Airway obstruction

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Airway obstruction
Classification and external resources
MeSH D000402

Airway obstruction is a blockage of respiration in the airway. It can be broadly classified into being either in the upper airway or lower airway.

Upper airway obstruction[edit]

Further information: Choking

Causes of upper airway obstruction, foreign body aspiration, blunt laryngotracheal trauma, penetrating laryngotracheal trauma, tonsillar hypertrophy, paralysis of the vocal cord or vocal fold, acute laryngotracheitis such as viral croup, bacterial tracheitis, epiglottitis, peritonsillar abscess, pertussis, retropharyngeal abscess, spasmodic croup.[1]

Lower airway obstruction[edit]

Further information: Obstructive lung disease

Lower airway obstruction is mainly caused by increased resistance in the bronchioles (usually from a decreased radius of the bronchioles) that reduces the amount of air inhaled in each breath and the oxygen that reaches the pulmonary arteries. It is different from airway restriction (which prevents air from diffusing into the pulmonary arteries because of some kind of blockage in the lungs). Diseases that cause lower airway obstruction are termed obstructive lung diseases.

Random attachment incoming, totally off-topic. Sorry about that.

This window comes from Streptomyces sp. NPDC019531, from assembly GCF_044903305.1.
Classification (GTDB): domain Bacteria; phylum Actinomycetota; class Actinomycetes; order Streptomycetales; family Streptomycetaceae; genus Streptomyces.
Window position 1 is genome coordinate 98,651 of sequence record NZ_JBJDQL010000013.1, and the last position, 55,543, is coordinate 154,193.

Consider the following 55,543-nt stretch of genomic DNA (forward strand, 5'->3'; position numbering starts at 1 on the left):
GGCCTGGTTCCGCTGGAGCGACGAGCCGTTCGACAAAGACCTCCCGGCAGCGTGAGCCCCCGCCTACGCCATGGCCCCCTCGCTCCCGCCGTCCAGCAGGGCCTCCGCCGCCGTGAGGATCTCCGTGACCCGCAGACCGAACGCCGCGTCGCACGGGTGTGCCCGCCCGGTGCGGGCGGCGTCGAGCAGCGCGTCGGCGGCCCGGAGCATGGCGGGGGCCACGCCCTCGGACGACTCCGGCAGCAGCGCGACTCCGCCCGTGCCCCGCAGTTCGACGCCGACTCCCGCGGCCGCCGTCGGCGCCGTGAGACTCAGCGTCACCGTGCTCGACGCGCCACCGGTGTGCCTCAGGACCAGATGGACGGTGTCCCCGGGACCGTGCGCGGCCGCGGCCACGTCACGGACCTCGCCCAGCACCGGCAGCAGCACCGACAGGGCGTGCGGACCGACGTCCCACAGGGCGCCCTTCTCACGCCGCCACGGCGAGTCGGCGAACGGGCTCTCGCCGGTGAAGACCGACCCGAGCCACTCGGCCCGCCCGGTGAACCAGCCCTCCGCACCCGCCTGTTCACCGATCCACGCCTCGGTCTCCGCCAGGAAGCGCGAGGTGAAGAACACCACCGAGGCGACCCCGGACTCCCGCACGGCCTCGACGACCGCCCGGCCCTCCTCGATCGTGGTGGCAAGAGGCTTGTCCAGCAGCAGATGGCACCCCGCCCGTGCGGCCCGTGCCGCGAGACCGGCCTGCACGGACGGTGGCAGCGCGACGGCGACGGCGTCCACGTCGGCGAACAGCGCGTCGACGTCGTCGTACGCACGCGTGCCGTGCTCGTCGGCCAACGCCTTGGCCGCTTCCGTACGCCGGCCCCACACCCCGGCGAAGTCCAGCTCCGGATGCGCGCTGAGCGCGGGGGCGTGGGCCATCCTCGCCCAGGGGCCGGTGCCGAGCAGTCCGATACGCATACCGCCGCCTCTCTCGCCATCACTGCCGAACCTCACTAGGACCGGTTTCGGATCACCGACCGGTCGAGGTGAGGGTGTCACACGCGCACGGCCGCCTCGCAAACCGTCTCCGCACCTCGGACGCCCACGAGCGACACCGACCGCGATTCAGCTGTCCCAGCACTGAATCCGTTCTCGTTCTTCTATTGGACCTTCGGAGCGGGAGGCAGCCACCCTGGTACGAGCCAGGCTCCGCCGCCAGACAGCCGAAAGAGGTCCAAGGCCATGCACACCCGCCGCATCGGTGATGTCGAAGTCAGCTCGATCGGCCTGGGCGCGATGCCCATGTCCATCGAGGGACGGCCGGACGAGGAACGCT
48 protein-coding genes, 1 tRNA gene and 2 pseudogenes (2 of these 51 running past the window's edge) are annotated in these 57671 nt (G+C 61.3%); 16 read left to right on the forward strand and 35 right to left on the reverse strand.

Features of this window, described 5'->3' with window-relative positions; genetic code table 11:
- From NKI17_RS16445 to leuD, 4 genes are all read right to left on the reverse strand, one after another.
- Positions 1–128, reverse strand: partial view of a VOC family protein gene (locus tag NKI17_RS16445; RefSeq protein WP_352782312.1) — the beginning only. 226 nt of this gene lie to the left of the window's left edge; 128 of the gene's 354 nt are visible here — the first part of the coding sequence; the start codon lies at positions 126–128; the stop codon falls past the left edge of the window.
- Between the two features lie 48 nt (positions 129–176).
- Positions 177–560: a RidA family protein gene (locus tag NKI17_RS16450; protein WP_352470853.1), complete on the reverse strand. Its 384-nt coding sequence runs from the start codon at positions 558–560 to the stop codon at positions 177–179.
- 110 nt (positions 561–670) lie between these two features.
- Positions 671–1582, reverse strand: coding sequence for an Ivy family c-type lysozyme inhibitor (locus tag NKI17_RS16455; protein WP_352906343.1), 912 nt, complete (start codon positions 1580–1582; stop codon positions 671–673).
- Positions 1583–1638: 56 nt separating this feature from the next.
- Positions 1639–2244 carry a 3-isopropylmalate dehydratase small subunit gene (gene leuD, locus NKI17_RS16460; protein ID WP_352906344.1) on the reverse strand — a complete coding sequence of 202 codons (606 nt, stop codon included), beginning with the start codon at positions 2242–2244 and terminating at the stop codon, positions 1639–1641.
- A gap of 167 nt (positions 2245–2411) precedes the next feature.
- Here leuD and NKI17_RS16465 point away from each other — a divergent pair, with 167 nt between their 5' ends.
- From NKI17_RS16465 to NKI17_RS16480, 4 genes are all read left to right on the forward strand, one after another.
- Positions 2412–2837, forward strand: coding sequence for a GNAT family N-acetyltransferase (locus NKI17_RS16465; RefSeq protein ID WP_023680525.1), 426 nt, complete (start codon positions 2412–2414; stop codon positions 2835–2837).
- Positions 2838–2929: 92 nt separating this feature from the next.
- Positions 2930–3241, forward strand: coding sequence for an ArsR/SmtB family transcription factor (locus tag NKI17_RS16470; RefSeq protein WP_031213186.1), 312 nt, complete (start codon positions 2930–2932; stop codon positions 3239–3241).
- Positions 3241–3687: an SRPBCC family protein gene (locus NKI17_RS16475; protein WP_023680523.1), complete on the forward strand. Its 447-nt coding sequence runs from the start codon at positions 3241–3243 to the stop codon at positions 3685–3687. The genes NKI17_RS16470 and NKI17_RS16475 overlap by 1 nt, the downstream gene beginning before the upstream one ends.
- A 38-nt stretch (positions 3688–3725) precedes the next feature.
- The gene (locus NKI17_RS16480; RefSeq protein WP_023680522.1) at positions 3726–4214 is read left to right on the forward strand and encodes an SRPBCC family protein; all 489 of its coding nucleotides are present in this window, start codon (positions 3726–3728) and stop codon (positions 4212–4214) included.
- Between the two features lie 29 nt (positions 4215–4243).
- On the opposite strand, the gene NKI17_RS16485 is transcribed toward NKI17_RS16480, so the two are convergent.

Lower airway obstruction can be measured using spirometry. A decreased FEV1/FVC ratio (versus the normal of about 80%) is indicative of an airway obstruction, as the normal amount of air can no longer be exhaled in the first second of expiration. An airway restriction would not produce a reduced FEV1/FVC ratio, would produce a reduced vital capacity. The ventilation is therefore affected leading to a ventilation perfusion mismatch and hypoxia.

Consequences[edit]

Airway obstruction may cause obstructive pneumonitis or post-obstructive pneumonitis.

References[edit]

  1. ^ Respiratory Emergencies, section Acute Upper Airway Obstruction. From FP Essentials 368. January 2010 by American Academy of Family Physicians.

See also[edit]